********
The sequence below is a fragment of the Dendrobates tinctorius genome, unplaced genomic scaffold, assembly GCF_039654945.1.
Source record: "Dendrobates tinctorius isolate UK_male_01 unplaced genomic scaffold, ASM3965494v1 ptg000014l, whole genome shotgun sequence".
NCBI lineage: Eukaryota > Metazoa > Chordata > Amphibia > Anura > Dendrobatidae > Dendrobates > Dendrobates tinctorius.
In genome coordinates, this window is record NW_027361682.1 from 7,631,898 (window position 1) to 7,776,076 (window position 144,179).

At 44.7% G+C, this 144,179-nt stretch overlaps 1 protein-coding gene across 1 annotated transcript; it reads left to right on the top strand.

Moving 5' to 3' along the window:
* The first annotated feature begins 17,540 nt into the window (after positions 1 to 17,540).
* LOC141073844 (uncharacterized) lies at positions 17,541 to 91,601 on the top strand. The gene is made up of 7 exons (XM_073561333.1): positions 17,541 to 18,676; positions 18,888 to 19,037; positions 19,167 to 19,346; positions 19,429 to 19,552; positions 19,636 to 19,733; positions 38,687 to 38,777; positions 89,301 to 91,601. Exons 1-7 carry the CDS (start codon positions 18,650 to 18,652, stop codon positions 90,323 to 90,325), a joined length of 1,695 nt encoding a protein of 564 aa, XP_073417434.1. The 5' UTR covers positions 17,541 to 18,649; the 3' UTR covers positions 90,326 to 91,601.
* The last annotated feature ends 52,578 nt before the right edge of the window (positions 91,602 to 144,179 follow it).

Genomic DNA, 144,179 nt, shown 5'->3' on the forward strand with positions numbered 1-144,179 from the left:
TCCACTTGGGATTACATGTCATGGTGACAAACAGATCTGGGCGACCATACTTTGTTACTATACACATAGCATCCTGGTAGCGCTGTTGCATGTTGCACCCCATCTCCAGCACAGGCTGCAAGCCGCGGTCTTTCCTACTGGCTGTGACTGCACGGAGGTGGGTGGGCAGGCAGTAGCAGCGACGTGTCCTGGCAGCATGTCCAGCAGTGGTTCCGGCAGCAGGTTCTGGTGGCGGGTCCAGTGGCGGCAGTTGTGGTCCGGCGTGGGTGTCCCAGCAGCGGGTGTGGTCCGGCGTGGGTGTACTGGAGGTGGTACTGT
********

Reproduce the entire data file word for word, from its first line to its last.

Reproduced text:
The sequence below is a fragment of the Dendrobates tinctorius genome, unplaced genomic scaffold, assembly GCF_039654945.1.
Source record: "Dendrobates tinctorius isolate UK_male_01 unplaced genomic scaffold, ASM3965494v1 ptg000014l, whole genome shotgun sequence".
NCBI lineage: Eukaryota > Metazoa > Chordata > Amphibia > Anura > Dendrobatidae > Dendrobates > Dendrobates tinctorius.
In genome coordinates, this window is record NW_027361682.1 from 7,631,898 (window position 1) to 7,776,076 (window position 144,179).

At 44.7% G+C, this 144,179-nt stretch overlaps 1 protein-coding gene across 1 annotated transcript; it reads left to right on the top strand.

Moving 5' to 3' along the window:
* The first annotated feature begins 17,540 nt into the window (after positions 1 to 17,540).
* LOC141073844 (uncharacterized) lies at positions 17,541 to 91,601 on the top strand. The gene is made up of 7 exons (XM_073561333.1): positions 17,541 to 18,676; positions 18,888 to 19,037; positions 19,167 to 19,346; positions 19,429 to 19,552; positions 19,636 to 19,733; positions 38,687 to 38,777; positions 89,301 to 91,601. Exons 1-7 carry the CDS (start codon positions 18,650 to 18,652, stop codon positions 90,323 to 90,325), a joined length of 1,695 nt encoding a protein of 564 aa, XP_073417434.1. The 5' UTR covers positions 17,541 to 18,649; the 3' UTR covers positions 90,326 to 91,601.
* The last annotated feature ends 52,578 nt before the right edge of the window (positions 91,602 to 144,179 follow it).

Genomic DNA, 144,179 nt, shown 5'->3' on the forward strand with positions numbered 1-144,179 from the left:
TCCACTTGGGATTACATGTCATGGTGACAAACAGATCTGGGCGACCATACTTTGTTACTATACACATAGCATCCTGGTAGCGCTGTTGCATGTTGCACCCCATCTCCAGCACAGGCTGCAAGCCGCGGTCTTTCCTACTGGCTGTGACTGCACGGAGGTGGGTGGGCAGGCAGTAGCAGCGACGTGTCCTGGCAGCATGTCCAGCAGTGGTTCCGGCAGCAGGTTCTGGTGGCGGGTCCAGTGGCGGCAGTTGTGGTCCGGCGTGGGTGTCCCAGCAGCGGGTGTGGTCCGGCGTGGGTGTACTGGAGGTGGTACTGT